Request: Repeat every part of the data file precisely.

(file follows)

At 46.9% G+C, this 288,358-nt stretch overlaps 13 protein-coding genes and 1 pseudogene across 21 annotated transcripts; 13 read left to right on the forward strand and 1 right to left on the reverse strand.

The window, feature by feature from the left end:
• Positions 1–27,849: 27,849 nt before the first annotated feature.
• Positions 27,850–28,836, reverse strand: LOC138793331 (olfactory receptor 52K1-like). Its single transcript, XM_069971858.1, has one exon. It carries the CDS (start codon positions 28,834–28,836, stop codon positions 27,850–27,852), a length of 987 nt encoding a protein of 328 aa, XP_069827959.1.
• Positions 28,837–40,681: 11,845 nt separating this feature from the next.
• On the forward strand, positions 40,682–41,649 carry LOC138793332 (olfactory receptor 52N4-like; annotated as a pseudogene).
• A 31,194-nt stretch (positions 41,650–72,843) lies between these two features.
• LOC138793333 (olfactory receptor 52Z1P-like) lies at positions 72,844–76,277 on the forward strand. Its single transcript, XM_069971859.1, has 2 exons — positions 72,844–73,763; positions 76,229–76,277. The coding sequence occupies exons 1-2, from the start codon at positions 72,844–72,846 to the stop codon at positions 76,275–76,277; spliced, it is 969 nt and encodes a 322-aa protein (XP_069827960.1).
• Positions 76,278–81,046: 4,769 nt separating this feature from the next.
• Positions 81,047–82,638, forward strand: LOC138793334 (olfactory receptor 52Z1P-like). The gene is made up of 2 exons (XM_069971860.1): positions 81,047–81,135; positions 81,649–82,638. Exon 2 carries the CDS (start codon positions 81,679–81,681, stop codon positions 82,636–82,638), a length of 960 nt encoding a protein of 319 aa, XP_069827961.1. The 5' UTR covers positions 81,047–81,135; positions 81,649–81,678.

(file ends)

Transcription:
At 46.9% G+C, this 288,358-nt stretch overlaps 13 protein-coding genes and 1 pseudogene across 21 annotated transcripts; 13 read left to right on the forward strand and 1 right to left on the reverse strand.

The window, feature by feature from the left end:
• Positions 1–27,849: 27,849 nt before the first annotated feature.
• Positions 27,850–28,836, reverse strand: LOC138793331 (olfactory receptor 52K1-like). Its single transcript, XM_069971858.1, has one exon. It carries the CDS (start codon positions 28,834–28,836, stop codon positions 27,850–27,852), a length of 987 nt encoding a protein of 328 aa, XP_069827959.1.
• Positions 28,837–40,681: 11,845 nt separating this feature from the next.
• On the forward strand, positions 40,682–41,649 carry LOC138793332 (olfactory receptor 52N4-like; annotated as a pseudogene).
• A 31,194-nt stretch (positions 41,650–72,843) lies between these two features.
• LOC138793333 (olfactory receptor 52Z1P-like) lies at positions 72,844–76,277 on the forward strand. Its single transcript, XM_069971859.1, has 2 exons — positions 72,844–73,763; positions 76,229–76,277. The coding sequence occupies exons 1-2, from the start codon at positions 72,844–72,846 to the stop codon at positions 76,275–76,277; spliced, it is 969 nt and encodes a 322-aa protein (XP_069827960.1).
• Positions 76,278–81,046: 4,769 nt separating this feature from the next.
• Positions 81,047–82,638, forward strand: LOC138793334 (olfactory receptor 52Z1P-like). The gene is made up of 2 exons (XM_069971860.1): positions 81,047–81,135; positions 81,649–82,638. Exon 2 carries the CDS (start codon positions 81,679–81,681, stop codon positions 82,636–82,638), a length of 960 nt encoding a protein of 319 aa, XP_069827961.1. The 5' UTR covers positions 81,047–81,135; positions 81,649–81,678.